I woke up this morning with great reluctance. After staying up late enough to know the outcome of the election, I didn’t really want to face the day. I thought, maybe I’ll just take the day off. Maybe I’ll just tell everyone I couldn’t write a blog post, I couldn’t come up with anything to say to my yoga class, I couldn’t show up in the ways I usually do.

As the darkness of the day faded into night, I was still searching for the words.

I thought of a text my friend sent me just a few weeks ago:

Her: Can I ask you a practical question?

Me: Of course

Her: Do you ever get tired of writing so many positive things?

Me: Ha. No.

It’s true; I am an eternal optimist. Every word I write is real, nothing is forced or fake. I thrive by finding the silver linings, by hoping for the best, and learning what I can from even the most dismal of circumstances.

But today, I was struggling.

I spent much of my day in quiet, typing away at my laptop in my favorite coffee shop, which seemed especially dark. I wrote an angry blog post (not this one), and heavily considered the relationships I have with people who voted for Trump. I wondered how I could explain to them how hurtful and personal this feels; how it actually frightens me.

I led a somber and tear-filled yoga class this evening, and went into my typical spiel about the fight or flight response, and how yoga teaches us to slow down, observe our emotions and reactions, and respond with more intention. Today I thought about fighting, for sure, and I even thought about fleeing. I’m certain I had moments in the third reaction we tend to go to: victimhood. But, as I told my students, that fourth reaction is the one we all practice for – it’s that of acceptance. It’s staying and breathing, and finding a way to work and to thrive even within the constraints of an uncomfortable or challenging position.

Acceptance does not mean giving up; it does not mean you just go limp or back down - that's victimhood. Acceptance means re-strategize. It means stay present, get curious, and make it work. It means find a way to thrive within a challenging position.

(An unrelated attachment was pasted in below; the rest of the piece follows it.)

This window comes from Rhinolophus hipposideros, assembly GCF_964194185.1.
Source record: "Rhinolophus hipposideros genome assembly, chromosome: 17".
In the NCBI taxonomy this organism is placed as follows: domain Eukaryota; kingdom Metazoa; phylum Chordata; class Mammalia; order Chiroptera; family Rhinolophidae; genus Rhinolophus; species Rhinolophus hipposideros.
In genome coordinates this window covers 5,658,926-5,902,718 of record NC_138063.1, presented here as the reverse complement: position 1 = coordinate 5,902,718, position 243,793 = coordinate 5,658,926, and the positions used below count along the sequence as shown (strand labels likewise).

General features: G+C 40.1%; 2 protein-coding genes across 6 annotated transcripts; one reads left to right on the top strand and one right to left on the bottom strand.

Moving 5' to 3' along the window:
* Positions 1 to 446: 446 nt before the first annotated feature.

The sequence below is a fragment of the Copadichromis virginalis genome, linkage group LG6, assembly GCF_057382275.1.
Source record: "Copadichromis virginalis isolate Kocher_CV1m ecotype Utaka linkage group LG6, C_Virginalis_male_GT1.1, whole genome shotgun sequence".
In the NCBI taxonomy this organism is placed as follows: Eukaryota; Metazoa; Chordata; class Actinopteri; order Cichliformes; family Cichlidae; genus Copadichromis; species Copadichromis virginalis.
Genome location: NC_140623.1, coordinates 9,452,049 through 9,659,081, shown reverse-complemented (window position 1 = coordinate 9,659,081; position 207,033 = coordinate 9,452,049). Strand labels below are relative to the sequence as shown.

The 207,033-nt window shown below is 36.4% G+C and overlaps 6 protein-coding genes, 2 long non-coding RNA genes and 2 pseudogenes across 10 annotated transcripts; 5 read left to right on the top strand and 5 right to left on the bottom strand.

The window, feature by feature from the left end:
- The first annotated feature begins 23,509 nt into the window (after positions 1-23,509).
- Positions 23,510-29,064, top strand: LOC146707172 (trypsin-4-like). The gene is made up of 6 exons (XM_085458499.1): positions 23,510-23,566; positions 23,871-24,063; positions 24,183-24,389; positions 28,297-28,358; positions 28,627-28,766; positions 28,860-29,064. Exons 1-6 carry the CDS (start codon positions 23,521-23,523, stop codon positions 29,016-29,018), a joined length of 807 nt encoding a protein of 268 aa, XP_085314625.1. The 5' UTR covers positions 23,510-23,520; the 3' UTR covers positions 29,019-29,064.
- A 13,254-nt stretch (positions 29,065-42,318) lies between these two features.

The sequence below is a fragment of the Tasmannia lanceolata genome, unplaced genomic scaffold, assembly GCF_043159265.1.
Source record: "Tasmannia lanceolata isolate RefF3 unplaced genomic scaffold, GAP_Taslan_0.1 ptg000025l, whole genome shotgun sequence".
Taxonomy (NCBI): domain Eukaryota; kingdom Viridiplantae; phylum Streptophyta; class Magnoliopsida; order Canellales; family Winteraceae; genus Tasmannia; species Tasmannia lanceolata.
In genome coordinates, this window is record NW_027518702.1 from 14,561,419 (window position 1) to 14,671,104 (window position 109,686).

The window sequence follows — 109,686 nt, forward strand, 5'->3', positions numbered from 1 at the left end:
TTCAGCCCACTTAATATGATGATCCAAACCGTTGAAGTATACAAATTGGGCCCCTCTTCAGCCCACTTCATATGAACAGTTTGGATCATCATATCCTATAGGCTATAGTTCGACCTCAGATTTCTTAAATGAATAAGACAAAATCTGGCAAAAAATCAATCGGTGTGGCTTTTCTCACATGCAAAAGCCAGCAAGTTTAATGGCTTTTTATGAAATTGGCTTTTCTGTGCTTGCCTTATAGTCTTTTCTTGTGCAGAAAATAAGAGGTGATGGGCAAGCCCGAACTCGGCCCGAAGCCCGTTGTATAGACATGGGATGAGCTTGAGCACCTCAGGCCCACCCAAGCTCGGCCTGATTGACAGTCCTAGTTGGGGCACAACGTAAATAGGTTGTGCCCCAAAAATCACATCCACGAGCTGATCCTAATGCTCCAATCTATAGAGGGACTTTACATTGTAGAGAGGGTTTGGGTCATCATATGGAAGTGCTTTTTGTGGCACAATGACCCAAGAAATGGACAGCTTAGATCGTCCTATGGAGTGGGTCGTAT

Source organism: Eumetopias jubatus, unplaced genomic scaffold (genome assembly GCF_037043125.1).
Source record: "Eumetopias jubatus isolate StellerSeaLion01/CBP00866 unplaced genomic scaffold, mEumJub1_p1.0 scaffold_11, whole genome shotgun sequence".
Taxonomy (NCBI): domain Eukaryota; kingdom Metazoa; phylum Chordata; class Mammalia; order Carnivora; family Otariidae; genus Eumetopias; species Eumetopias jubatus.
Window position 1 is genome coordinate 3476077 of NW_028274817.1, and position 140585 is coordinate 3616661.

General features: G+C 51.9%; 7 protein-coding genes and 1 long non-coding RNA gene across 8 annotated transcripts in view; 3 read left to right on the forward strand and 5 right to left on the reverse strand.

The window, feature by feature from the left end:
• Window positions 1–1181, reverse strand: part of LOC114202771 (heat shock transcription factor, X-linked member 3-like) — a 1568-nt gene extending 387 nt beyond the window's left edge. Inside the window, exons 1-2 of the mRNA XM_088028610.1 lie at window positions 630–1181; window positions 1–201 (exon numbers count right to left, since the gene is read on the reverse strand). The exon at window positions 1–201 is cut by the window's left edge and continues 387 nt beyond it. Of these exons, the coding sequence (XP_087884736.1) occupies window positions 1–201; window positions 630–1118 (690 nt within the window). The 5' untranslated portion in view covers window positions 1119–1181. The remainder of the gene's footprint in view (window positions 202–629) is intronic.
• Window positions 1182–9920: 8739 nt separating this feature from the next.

I have a lot of questions, ones that I intend on asking the Trump-voters in my life. I need to know what this man offers that is SO GREAT, it is worth the embarrassment of our nation, the great potential for strained international relations, and the massive setbacks this will (and already has) caused in the acceptance and equality of all people. I need to know how we are overlooking his appalling track record with women, and how my loved ones can claim to respect me and vote for him at the same time.

Furthermore, I’d love to know if this offer – the one that’s worth this big trade-off – do you think he will really deliver on it?

I feel skeptical about finding satisfying answers to these questions, but I genuinely want to understand. I will listen intently with hope that they will offer me the same courtesy. Because while I could stay angry and resist and fight this thing, the reality is, our country has spoken. Our democracy has shown the people’s choice, and I live here too. I will gripe and complain with like-minds, and I will listen and learn from those who disagree. I will seek solutions with everyone. Because we all have to coexist - we ALL have to fix this thing - and it will be a hell of a lot easier to do it with some grace.

I thought for a while that I would move abroad if Trump won; an idea I never really teased out because I didn’t think for a second it would come to fruition.

So today I asked myself – should I leave?

But what does that accomplish? The U.S. will always be my home, and I will always return here. So, I leave and come back to an even more broken nation, for which I did nothing to help? No. I will to stay, and I will get louder as I stand up for the rights of ALL people. I will continue to be obnoxiously optimistic and work on making people happier with their lives, one by one. Because that is what I can do, and because any change starts with the individual. It starts with quelling those fears that cause you to react and feel the need to protect yourself instead of acting with trust and acceptance; the fears that, I think, won in our nation this week.

The final question I asked myself today, and through the several drafts of this post, is who do I want to be in this moment? Do I want to stay silent? Do I want to be angry and call Trump-voters idiots and not even try to understand their reasoning? Do I want to disown the people in my life that are different than me and just surround myself with people who think like me? Or do I want to seek solace in my community, but not be afraid to bridge the gaps outside of it? Because I’ll point out the obvious – even if Hillz won, we have a nation divided. And there’s a lot of work to do to bring it back together.

This is the darkness before the dawn, peeps. It’s scary because it’s the unknown (albeit, with a very bad preview). It’s a gray transition zone, the part where we’ve left the familiar trapeze bar and soar through the air, hoping and praying we’ll grab onto the next one. It’s a messy in-between, a place that offers a lot of potential for growth - a place where we find out what we’re made of, and learn to fuckin pivot.